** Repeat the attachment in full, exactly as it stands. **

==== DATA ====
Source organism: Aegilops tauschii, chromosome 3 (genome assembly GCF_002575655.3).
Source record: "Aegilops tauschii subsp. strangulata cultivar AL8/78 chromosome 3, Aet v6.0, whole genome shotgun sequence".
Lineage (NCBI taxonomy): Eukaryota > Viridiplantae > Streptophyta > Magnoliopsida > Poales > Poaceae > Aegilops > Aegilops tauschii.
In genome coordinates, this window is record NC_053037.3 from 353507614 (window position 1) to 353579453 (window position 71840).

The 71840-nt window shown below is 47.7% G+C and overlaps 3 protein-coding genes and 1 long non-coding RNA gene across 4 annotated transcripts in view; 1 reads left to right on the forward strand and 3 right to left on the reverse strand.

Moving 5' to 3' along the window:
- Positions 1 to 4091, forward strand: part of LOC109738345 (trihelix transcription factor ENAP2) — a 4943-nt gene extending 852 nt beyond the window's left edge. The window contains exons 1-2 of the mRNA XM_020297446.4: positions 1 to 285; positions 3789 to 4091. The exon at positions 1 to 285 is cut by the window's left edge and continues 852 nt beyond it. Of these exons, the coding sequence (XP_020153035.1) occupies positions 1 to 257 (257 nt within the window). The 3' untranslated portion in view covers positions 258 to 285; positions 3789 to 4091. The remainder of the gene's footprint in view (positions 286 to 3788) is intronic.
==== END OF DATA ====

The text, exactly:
Source organism: Aegilops tauschii, chromosome 3 (genome assembly GCF_002575655.3).
Source record: "Aegilops tauschii subsp. strangulata cultivar AL8/78 chromosome 3, Aet v6.0, whole genome shotgun sequence".
Lineage (NCBI taxonomy): Eukaryota > Viridiplantae > Streptophyta > Magnoliopsida > Poales > Poaceae > Aegilops > Aegilops tauschii.
In genome coordinates, this window is record NC_053037.3 from 353507614 (window position 1) to 353579453 (window position 71840).

The 71840-nt window shown below is 47.7% G+C and overlaps 3 protein-coding genes and 1 long non-coding RNA gene across 4 annotated transcripts in view; 1 reads left to right on the forward strand and 3 right to left on the reverse strand.

Moving 5' to 3' along the window:
- Positions 1 to 4091, forward strand: part of LOC109738345 (trihelix transcription factor ENAP2) — a 4943-nt gene extending 852 nt beyond the window's left edge. The window contains exons 1-2 of the mRNA XM_020297446.4: positions 1 to 285; positions 3789 to 4091. The exon at positions 1 to 285 is cut by the window's left edge and continues 852 nt beyond it. Of these exons, the coding sequence (XP_020153035.1) occupies positions 1 to 257 (257 nt within the window). The 3' untranslated portion in view covers positions 258 to 285; positions 3789 to 4091. The remainder of the gene's footprint in view (positions 286 to 3788) is intronic.